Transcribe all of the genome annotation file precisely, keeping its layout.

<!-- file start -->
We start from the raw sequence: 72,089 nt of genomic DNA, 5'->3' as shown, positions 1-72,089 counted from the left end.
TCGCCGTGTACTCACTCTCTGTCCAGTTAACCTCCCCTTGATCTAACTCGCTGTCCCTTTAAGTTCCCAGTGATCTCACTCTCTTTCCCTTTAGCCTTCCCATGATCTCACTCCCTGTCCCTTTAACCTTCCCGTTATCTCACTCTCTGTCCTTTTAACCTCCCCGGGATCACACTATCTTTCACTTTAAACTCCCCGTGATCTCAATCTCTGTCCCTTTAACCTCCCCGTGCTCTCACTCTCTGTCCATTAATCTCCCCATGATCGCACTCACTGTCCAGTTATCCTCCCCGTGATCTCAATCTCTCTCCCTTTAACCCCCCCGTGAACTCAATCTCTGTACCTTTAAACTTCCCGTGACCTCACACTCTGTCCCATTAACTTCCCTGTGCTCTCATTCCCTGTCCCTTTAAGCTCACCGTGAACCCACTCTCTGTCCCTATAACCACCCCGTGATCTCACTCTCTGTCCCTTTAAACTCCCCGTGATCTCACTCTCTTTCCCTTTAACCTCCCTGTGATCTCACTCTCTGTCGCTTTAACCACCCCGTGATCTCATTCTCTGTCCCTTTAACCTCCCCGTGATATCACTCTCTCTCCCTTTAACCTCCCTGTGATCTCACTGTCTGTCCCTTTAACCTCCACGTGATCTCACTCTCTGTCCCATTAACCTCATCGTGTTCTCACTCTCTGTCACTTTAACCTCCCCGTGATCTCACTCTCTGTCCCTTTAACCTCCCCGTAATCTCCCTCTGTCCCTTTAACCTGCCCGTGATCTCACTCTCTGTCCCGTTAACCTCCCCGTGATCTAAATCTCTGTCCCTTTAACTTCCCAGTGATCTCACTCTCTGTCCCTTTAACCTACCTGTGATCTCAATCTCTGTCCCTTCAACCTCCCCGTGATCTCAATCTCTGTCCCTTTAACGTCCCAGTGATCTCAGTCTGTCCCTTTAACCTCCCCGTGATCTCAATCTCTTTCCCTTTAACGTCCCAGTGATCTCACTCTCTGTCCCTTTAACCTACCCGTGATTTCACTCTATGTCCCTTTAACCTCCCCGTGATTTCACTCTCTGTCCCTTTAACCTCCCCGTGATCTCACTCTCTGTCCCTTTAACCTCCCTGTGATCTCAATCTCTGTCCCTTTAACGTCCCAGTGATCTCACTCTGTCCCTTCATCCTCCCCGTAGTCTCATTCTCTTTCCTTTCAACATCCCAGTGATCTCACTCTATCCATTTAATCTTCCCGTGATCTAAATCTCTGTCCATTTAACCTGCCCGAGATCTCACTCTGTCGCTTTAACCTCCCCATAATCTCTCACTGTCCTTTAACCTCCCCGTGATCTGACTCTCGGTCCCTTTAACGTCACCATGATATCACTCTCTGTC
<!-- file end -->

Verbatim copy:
We start from the raw sequence: 72,089 nt of genomic DNA, 5'->3' as shown, positions 1-72,089 counted from the left end.
TCGCCGTGTACTCACTCTCTGTCCAGTTAACCTCCCCTTGATCTAACTCGCTGTCCCTTTAAGTTCCCAGTGATCTCACTCTCTTTCCCTTTAGCCTTCCCATGATCTCACTCCCTGTCCCTTTAACCTTCCCGTTATCTCACTCTCTGTCCTTTTAACCTCCCCGGGATCACACTATCTTTCACTTTAAACTCCCCGTGATCTCAATCTCTGTCCCTTTAACCTCCCCGTGCTCTCACTCTCTGTCCATTAATCTCCCCATGATCGCACTCACTGTCCAGTTATCCTCCCCGTGATCTCAATCTCTCTCCCTTTAACCCCCCCGTGAACTCAATCTCTGTACCTTTAAACTTCCCGTGACCTCACACTCTGTCCCATTAACTTCCCTGTGCTCTCATTCCCTGTCCCTTTAAGCTCACCGTGAACCCACTCTCTGTCCCTATAACCACCCCGTGATCTCACTCTCTGTCCCTTTAAACTCCCCGTGATCTCACTCTCTTTCCCTTTAACCTCCCTGTGATCTCACTCTCTGTCGCTTTAACCACCCCGTGATCTCATTCTCTGTCCCTTTAACCTCCCCGTGATATCACTCTCTCTCCCTTTAACCTCCCTGTGATCTCACTGTCTGTCCCTTTAACCTCCACGTGATCTCACTCTCTGTCCCATTAACCTCATCGTGTTCTCACTCTCTGTCACTTTAACCTCCCCGTGATCTCACTCTCTGTCCCTTTAACCTCCCCGTAATCTCCCTCTGTCCCTTTAACCTGCCCGTGATCTCACTCTCTGTCCCGTTAACCTCCCCGTGATCTAAATCTCTGTCCCTTTAACTTCCCAGTGATCTCACTCTCTGTCCCTTTAACCTACCTGTGATCTCAATCTCTGTCCCTTCAACCTCCCCGTGATCTCAATCTCTGTCCCTTTAACGTCCCAGTGATCTCAGTCTGTCCCTTTAACCTCCCCGTGATCTCAATCTCTTTCCCTTTAACGTCCCAGTGATCTCACTCTCTGTCCCTTTAACCTACCCGTGATTTCACTCTATGTCCCTTTAACCTCCCCGTGATTTCACTCTCTGTCCCTTTAACCTCCCCGTGATCTCACTCTCTGTCCCTTTAACCTCCCTGTGATCTCAATCTCTGTCCCTTTAACGTCCCAGTGATCTCACTCTGTCCCTTCATCCTCCCCGTAGTCTCATTCTCTTTCCTTTCAACATCCCAGTGATCTCACTCTATCCATTTAATCTTCCCGTGATCTAAATCTCTGTCCATTTAACCTGCCCGAGATCTCACTCTGTCGCTTTAACCTCCCCATAATCTCTCACTGTCCTTTAACCTCCCCGTGATCTGACTCTCGGTCCCTTTAACGTCACCATGATATCACTCTCTGTC